Anyway I extracted the jpeg from the first default Raw white duck half in shade and edited it to see if by exposing for the highlights which would render a rather dark image if there's enough good image data to work with to brighten it and I'm surprised to say there is. Edited in ACR 6.7.

    _01jpegduck.jpg
     
  12. I generally prefer to move the histogram as far right as possible - without blowing highlights of course (which takes some guesstimates as no camera provides a RAW-based histogram). Lifting shadows brings up the noise; this is not an issue when pulling an image down. When the image at the back LCD looks a bit washed out with a reasonable amount of blinkies only, then I know I got the optimum image for later post-processing.
     
    dcstep likes this.
  13. Well, yes, for your camera, given the circumstances that you cited, with a bird going in out of direct sunlight. To properly expose in shade and in the open, you need a quick an easy way to adjust EV without taking your eye away from the VF. I don't know about Sandy's camera.
     
  14. I look for a "few" blinkies, but no whole areas of the bird blinking. I know that I can recover way more than the in-camera, preview JPEG would indicate.
     
    Dieter Schaefer likes this.
  15. What do you think the camera's internals are going to do when you adjust EV up or down with one rotodial? It's going to pick for you shutter, aperture or ISO depending on the auto exposure setting of either Program, Av, Tv or ISO range set by the user to let more or less light in or amplify the sensor's electronics with high ISO.

    Shooting in bright noon-ish daylight at f10, ISO 200, as I did with the white ducks, my K100D chooses outrageous and unnecessary fast shutter speeds over 1/1000's meaning too much light even under partial shade. I just don't trust leaving it to my camera's metering with everything set to auto.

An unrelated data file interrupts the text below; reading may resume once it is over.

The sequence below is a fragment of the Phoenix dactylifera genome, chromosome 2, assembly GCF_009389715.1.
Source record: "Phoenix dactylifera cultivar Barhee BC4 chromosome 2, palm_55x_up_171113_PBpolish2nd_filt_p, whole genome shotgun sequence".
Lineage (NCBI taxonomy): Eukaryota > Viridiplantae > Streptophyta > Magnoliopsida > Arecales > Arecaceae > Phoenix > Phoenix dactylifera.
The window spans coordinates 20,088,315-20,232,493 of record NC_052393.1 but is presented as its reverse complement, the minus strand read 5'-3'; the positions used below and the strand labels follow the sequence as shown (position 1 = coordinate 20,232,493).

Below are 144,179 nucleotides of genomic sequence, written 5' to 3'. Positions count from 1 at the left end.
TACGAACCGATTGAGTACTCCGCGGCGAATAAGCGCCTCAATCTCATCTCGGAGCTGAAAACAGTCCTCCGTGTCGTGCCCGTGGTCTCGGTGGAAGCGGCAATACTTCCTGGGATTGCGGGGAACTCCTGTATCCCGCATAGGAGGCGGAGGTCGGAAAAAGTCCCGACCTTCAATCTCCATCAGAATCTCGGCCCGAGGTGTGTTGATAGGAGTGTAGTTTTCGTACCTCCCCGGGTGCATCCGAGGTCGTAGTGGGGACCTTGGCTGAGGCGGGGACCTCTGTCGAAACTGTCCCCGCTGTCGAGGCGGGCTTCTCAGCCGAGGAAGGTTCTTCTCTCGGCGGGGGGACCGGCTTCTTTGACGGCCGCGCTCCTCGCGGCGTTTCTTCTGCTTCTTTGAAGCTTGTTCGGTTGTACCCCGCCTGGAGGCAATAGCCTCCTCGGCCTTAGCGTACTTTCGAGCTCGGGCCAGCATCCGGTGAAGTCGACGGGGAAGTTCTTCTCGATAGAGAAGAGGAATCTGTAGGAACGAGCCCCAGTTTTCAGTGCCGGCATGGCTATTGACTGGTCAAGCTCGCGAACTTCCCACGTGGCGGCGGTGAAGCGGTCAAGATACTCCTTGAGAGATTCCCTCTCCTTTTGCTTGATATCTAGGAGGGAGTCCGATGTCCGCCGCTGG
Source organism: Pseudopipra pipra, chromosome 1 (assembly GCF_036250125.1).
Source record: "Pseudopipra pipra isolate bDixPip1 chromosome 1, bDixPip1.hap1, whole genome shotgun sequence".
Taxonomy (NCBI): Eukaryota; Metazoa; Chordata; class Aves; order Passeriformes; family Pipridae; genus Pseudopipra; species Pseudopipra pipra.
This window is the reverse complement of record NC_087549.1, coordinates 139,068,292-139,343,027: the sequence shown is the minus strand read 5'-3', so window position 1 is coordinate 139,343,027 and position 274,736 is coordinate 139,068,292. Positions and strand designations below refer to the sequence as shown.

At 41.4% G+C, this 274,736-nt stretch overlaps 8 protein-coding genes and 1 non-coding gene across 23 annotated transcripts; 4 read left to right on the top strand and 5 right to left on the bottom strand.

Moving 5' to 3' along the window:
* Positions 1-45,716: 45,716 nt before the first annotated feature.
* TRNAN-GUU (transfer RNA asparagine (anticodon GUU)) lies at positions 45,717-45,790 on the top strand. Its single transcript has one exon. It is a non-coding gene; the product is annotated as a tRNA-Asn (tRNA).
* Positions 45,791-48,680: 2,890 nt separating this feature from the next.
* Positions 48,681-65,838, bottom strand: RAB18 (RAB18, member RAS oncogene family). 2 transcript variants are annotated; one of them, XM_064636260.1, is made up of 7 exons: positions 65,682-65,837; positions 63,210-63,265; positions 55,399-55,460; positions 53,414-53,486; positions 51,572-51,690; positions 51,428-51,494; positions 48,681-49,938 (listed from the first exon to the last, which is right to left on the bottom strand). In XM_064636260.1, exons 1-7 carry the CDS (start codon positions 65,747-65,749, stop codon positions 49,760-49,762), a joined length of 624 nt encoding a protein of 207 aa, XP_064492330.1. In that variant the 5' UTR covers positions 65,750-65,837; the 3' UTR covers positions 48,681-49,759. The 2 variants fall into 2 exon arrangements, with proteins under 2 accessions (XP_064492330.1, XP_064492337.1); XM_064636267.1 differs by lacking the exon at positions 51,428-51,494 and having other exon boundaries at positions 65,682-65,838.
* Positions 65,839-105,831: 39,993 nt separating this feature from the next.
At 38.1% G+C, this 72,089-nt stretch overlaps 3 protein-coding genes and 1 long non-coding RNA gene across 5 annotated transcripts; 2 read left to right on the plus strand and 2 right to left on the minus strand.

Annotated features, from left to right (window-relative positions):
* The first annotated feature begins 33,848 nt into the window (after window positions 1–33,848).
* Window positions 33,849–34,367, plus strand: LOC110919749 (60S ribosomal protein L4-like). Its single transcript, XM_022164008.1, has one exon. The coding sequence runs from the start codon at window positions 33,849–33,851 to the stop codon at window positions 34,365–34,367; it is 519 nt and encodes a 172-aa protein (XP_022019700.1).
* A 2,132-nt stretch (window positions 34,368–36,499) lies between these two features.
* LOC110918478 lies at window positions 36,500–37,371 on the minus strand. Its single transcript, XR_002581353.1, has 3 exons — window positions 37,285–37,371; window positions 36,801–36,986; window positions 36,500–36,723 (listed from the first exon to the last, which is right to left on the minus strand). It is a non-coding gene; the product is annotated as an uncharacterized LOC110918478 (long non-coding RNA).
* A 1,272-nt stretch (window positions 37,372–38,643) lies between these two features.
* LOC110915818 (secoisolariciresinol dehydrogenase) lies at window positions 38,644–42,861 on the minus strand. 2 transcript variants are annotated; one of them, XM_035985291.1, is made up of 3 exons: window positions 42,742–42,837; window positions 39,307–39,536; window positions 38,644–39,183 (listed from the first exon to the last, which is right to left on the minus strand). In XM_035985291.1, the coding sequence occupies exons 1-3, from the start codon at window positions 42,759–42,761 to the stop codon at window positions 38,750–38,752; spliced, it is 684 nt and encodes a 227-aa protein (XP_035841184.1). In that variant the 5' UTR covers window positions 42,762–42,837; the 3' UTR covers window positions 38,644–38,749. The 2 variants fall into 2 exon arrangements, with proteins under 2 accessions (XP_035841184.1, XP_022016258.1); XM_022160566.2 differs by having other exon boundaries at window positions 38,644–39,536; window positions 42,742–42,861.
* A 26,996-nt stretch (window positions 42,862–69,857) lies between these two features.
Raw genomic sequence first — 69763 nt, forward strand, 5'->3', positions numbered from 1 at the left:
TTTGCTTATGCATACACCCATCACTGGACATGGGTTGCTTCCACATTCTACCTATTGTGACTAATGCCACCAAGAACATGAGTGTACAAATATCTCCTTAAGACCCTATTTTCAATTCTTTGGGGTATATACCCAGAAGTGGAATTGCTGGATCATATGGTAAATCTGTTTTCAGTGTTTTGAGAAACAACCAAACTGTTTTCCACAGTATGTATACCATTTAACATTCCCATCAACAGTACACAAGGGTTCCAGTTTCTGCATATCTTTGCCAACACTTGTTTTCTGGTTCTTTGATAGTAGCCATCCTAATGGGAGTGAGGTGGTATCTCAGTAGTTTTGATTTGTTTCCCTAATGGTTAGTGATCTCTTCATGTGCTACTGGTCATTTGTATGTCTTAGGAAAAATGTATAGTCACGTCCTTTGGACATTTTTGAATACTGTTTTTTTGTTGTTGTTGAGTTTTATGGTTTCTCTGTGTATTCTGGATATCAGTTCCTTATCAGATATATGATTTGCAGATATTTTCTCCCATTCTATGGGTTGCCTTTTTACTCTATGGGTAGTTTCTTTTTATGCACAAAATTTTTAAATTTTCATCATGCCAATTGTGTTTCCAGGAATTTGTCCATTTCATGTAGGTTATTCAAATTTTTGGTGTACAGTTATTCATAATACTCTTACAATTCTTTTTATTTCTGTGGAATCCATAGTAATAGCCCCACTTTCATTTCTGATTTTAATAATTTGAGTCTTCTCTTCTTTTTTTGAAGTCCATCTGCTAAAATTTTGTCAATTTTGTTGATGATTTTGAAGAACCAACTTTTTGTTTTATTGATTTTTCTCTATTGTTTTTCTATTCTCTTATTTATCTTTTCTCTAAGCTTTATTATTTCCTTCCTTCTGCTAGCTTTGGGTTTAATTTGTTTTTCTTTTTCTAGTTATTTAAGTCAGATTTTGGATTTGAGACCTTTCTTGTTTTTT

Now in low light like Sandy's morning scenes ISO 800 is just way too noisy for exposures that preserve highlights with my camera. Sandy's first image is at ISO 2500, 1/4000's, f/14. Why would Nikon's internals choose that odd combination of exposure settings for that amount of light?
     
  16. OK, I'm totally perplexed by camera and sensor technology.

    Dieter's mentioning lifting shadows from highlight preserved exposures shows too much noise. It got me wondering about the extracted jpeg from Raw edit of the white duck above and whether that dark murky shadow area just underneath the duck produced a bunch of noise after I brightened it. Surprisingly it didn't and I even have noise reduction turned off for jpeg rendering in my camera's menu system. It's as if they seem to be moving the goal post on what really affects image quality with regard to noise. See the 100% view crop...

    _01noNoiseJPEG.jpg
     
  17. That's how it works on Nikons too - press the button and rotate a dial. Either press and hold the button or press and release the button, then rotate the dial (behavior can be customized in the menu). Also the option to not have to use the button at all and do it with the dial alone - takes a bit getting used to and after some mishaps I went away from that option. The Sony A7 series has a direct dial for exposure compensation and does not require a button press.